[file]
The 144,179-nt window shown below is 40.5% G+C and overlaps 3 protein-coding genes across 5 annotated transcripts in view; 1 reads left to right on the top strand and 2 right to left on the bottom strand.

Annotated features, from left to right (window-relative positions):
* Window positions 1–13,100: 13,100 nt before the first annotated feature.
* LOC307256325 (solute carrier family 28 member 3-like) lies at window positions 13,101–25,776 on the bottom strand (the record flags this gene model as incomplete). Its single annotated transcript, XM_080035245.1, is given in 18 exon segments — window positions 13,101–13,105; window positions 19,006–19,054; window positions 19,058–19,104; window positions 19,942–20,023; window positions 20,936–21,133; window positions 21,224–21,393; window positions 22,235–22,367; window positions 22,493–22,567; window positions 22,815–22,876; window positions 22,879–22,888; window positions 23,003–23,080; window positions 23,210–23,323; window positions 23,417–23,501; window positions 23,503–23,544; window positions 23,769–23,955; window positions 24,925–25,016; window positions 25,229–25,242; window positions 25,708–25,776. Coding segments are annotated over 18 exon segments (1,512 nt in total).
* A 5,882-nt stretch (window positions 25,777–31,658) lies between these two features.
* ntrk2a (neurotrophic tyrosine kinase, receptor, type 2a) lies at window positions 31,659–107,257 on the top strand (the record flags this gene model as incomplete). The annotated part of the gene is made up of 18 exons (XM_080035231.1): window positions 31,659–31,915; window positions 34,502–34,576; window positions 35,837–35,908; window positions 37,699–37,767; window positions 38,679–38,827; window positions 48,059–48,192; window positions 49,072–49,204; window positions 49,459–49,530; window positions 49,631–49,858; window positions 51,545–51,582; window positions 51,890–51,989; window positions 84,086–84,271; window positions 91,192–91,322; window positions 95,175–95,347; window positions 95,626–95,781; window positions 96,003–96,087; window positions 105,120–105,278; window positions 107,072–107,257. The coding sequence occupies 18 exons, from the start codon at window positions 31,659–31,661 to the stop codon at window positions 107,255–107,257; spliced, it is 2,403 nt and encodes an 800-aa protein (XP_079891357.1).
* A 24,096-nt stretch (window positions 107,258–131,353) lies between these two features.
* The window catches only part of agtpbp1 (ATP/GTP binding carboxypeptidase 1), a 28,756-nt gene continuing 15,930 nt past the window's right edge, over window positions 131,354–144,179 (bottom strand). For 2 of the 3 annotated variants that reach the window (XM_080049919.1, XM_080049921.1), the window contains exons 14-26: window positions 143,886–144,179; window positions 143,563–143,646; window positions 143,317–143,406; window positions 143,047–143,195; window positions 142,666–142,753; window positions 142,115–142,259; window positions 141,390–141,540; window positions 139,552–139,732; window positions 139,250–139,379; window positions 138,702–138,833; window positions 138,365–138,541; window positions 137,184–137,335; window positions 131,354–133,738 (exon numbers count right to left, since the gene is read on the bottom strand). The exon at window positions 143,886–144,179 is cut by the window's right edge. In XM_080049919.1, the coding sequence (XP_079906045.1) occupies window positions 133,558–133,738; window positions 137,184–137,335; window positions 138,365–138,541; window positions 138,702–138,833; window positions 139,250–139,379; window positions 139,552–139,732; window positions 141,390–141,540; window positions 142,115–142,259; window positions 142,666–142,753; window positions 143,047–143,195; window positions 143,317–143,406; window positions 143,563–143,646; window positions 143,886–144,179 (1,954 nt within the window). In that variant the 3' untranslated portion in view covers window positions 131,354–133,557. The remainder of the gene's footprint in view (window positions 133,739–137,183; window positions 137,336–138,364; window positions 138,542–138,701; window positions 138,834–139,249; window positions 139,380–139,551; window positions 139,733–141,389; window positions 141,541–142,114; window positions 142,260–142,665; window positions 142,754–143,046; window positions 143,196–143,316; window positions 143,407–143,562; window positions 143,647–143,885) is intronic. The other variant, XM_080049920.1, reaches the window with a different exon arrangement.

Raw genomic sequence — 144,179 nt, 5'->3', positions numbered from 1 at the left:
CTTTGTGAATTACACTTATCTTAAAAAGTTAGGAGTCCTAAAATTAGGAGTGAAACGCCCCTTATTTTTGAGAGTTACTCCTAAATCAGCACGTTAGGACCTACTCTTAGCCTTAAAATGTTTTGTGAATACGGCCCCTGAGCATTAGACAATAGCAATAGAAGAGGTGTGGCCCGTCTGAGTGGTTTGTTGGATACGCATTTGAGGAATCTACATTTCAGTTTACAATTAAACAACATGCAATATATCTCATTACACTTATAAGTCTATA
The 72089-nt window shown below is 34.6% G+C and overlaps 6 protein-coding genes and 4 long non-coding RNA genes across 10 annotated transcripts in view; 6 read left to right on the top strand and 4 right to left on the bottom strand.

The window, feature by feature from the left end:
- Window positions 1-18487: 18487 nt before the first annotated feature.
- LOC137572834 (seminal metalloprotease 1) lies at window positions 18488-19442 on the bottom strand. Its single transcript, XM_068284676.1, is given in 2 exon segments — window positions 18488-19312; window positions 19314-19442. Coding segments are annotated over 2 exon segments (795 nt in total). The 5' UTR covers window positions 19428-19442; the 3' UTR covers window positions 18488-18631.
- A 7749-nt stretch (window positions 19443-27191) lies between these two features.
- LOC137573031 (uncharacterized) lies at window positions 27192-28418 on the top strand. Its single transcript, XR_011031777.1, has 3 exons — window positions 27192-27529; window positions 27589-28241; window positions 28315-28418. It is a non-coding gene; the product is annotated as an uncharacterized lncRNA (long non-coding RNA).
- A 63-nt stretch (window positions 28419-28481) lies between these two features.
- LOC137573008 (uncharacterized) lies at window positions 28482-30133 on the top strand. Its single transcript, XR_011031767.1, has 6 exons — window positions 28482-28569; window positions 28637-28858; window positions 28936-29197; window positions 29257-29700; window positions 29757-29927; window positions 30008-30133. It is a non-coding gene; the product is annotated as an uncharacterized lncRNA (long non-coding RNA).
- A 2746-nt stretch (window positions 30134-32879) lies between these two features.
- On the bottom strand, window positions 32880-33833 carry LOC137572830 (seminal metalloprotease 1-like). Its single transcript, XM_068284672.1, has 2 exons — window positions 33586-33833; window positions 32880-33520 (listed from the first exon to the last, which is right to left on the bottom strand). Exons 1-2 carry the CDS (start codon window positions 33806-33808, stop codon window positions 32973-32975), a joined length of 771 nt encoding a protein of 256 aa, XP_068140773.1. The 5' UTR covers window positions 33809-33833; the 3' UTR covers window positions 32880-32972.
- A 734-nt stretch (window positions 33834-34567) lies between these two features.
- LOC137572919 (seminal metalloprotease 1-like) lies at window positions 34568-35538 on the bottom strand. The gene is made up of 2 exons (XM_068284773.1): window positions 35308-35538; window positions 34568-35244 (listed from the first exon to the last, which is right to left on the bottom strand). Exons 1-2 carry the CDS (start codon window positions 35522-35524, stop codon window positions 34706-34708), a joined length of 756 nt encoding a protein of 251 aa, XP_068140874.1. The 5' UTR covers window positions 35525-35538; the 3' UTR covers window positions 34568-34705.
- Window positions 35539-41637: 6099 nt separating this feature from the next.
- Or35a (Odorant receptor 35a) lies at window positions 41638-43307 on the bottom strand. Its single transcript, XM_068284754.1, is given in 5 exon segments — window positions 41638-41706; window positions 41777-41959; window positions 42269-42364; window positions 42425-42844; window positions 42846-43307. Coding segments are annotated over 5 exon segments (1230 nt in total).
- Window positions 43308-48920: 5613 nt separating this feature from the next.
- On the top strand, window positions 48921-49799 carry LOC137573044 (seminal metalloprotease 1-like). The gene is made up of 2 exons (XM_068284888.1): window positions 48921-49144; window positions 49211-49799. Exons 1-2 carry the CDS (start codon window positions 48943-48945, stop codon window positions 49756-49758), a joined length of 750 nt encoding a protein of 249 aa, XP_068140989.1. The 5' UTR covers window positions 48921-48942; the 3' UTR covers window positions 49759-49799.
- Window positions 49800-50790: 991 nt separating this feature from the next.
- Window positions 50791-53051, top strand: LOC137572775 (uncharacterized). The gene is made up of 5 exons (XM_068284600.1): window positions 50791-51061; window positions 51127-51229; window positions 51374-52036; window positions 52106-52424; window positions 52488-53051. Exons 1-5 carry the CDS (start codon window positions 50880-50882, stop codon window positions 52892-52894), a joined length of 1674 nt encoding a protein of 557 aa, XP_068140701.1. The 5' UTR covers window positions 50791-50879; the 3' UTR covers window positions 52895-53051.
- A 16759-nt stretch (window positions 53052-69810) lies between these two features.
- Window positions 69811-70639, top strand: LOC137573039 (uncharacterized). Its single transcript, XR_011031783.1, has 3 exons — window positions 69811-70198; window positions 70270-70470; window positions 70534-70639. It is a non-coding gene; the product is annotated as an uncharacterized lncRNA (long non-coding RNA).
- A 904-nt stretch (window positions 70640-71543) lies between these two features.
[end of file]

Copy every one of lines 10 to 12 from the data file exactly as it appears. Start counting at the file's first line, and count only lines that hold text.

CTTTGTGAATTACACTTATCTTAAAAAGTTAGGAGTCCTAAAATTAGGAGTGAAACGCCCCTTATTTTTGAGAGTTACTCCTAAATCAGCACGTTAGGACCTACTCTTAGCCTTAAAATGTTTTGTGAATACGGCCCCTGAGCATTAGACAATAGCAATAGAAGAGGTGTGGCCCGTCTGAGTGGTTTGTTGGATACGCATTTGAGGAATCTACATTTCAGTTTACAATTAAACAACATGCAATATATCTCATTACACTTATAAGTCTATA
The 72089-nt window shown below is 34.6% G+C and overlaps 6 protein-coding genes and 4 long non-coding RNA genes across 10 annotated transcripts in view; 6 read left to right on the top strand and 4 right to left on the bottom strand.

The window, feature by feature from the left end: